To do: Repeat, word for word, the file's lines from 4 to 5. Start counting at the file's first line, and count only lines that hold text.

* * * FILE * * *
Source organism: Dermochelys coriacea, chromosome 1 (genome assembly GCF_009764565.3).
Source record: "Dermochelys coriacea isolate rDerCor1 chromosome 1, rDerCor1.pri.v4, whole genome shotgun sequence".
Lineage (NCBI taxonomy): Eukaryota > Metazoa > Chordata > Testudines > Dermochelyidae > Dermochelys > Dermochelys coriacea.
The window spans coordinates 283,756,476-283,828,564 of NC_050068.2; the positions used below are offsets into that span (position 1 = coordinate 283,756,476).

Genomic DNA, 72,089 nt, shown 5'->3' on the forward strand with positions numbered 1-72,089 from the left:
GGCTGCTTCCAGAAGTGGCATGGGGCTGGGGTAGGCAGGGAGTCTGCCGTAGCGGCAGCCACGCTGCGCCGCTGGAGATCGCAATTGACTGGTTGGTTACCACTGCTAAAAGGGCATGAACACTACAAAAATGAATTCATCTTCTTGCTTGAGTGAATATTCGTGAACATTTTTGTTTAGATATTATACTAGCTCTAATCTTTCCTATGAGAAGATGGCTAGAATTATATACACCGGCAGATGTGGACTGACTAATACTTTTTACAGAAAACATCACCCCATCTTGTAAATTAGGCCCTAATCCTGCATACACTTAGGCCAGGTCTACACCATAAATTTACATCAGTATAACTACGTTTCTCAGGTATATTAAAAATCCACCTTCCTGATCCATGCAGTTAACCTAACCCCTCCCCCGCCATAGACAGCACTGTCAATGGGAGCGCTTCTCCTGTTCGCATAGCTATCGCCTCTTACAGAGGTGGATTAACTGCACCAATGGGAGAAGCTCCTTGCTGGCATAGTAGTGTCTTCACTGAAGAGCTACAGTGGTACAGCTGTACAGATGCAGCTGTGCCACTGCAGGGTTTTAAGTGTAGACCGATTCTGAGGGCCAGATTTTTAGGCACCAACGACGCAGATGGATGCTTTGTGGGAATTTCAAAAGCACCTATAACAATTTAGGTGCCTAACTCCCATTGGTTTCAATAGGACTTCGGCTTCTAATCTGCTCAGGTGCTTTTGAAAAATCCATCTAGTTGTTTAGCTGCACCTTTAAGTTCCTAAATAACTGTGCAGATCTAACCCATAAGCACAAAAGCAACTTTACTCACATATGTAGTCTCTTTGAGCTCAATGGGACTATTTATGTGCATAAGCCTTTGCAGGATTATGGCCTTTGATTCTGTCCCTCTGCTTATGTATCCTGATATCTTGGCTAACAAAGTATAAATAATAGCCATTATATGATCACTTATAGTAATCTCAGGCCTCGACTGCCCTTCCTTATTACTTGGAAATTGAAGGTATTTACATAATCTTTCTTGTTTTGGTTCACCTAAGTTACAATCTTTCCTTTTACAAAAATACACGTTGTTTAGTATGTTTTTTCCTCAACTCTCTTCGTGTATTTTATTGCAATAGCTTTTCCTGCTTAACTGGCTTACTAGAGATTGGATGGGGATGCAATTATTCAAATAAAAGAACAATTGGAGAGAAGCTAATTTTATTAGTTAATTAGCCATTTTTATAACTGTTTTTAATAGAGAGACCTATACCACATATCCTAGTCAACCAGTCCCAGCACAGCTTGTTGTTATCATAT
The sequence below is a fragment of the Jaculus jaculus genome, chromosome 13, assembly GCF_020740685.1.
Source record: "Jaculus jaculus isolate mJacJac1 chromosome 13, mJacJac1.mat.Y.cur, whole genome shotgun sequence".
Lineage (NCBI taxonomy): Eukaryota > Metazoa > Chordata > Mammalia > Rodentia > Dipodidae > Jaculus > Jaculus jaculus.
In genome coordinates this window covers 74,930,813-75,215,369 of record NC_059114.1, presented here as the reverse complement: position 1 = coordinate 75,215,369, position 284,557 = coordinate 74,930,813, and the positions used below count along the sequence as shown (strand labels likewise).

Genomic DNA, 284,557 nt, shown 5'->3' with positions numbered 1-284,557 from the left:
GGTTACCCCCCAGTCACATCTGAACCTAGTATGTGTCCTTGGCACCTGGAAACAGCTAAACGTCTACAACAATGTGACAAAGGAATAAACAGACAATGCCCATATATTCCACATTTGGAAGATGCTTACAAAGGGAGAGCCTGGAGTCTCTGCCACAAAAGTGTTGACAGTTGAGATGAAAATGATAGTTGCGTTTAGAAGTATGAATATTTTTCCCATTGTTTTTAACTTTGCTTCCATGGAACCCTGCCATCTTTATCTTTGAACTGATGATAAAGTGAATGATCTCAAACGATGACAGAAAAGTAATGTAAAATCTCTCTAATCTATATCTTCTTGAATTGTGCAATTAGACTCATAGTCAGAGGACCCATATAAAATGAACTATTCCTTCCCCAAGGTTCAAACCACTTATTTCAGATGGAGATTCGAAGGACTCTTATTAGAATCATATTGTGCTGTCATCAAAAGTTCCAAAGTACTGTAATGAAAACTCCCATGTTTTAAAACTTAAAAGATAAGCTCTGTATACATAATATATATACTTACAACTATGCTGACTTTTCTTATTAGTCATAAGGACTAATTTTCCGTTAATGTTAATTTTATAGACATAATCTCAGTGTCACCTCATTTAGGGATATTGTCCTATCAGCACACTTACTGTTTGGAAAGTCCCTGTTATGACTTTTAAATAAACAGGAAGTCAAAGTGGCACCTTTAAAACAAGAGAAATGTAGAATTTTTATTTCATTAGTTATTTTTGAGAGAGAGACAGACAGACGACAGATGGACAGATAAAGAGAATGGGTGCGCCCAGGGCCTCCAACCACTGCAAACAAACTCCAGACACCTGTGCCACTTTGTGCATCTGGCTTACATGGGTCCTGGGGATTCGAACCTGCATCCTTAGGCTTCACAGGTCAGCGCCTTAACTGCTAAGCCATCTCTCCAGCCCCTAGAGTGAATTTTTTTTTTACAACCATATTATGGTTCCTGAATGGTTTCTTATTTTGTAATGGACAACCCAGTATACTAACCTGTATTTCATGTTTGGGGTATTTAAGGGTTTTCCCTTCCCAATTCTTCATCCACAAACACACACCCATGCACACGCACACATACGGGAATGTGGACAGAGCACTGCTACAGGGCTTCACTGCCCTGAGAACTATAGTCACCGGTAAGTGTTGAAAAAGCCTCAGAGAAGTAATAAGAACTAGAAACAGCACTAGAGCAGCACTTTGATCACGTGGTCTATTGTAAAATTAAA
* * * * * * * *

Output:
The window spans coordinates 283,756,476-283,828,564 of NC_050068.2; the positions used below are offsets into that span (position 1 = coordinate 283,756,476).

Genomic DNA, 72,089 nt, shown 5'->3' on the forward strand with positions numbered 1-72,089 from the left: